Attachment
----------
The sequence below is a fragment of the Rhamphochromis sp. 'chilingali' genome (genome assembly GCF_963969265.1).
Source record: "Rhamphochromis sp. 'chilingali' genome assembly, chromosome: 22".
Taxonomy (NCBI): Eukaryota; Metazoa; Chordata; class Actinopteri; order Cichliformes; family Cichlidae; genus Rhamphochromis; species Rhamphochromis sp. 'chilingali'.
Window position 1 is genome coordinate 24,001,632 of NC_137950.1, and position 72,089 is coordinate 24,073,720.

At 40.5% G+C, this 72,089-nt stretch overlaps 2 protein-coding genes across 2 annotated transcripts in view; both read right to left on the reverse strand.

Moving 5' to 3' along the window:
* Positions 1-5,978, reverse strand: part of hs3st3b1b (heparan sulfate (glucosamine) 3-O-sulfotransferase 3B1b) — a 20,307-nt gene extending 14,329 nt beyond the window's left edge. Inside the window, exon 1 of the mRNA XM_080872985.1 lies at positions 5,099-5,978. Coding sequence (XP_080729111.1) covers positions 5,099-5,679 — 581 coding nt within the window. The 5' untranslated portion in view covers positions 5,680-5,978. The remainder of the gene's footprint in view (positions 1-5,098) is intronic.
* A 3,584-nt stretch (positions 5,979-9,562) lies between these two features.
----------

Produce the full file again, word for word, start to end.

The sequence below is a fragment of the Rhamphochromis sp. 'chilingali' genome (genome assembly GCF_963969265.1).
Source record: "Rhamphochromis sp. 'chilingali' genome assembly, chromosome: 22".
Taxonomy (NCBI): Eukaryota; Metazoa; Chordata; class Actinopteri; order Cichliformes; family Cichlidae; genus Rhamphochromis; species Rhamphochromis sp. 'chilingali'.
Window position 1 is genome coordinate 24,001,632 of NC_137950.1, and position 72,089 is coordinate 24,073,720.

At 40.5% G+C, this 72,089-nt stretch overlaps 2 protein-coding genes across 2 annotated transcripts in view; both read right to left on the reverse strand.

Moving 5' to 3' along the window:
* Positions 1-5,978, reverse strand: part of hs3st3b1b (heparan sulfate (glucosamine) 3-O-sulfotransferase 3B1b) — a 20,307-nt gene extending 14,329 nt beyond the window's left edge. Inside the window, exon 1 of the mRNA XM_080872985.1 lies at positions 5,099-5,978. Coding sequence (XP_080729111.1) covers positions 5,099-5,679 — 581 coding nt within the window. The 5' untranslated portion in view covers positions 5,680-5,978. The remainder of the gene's footprint in view (positions 1-5,098) is intronic.
* A 3,584-nt stretch (positions 5,979-9,562) lies between these two features.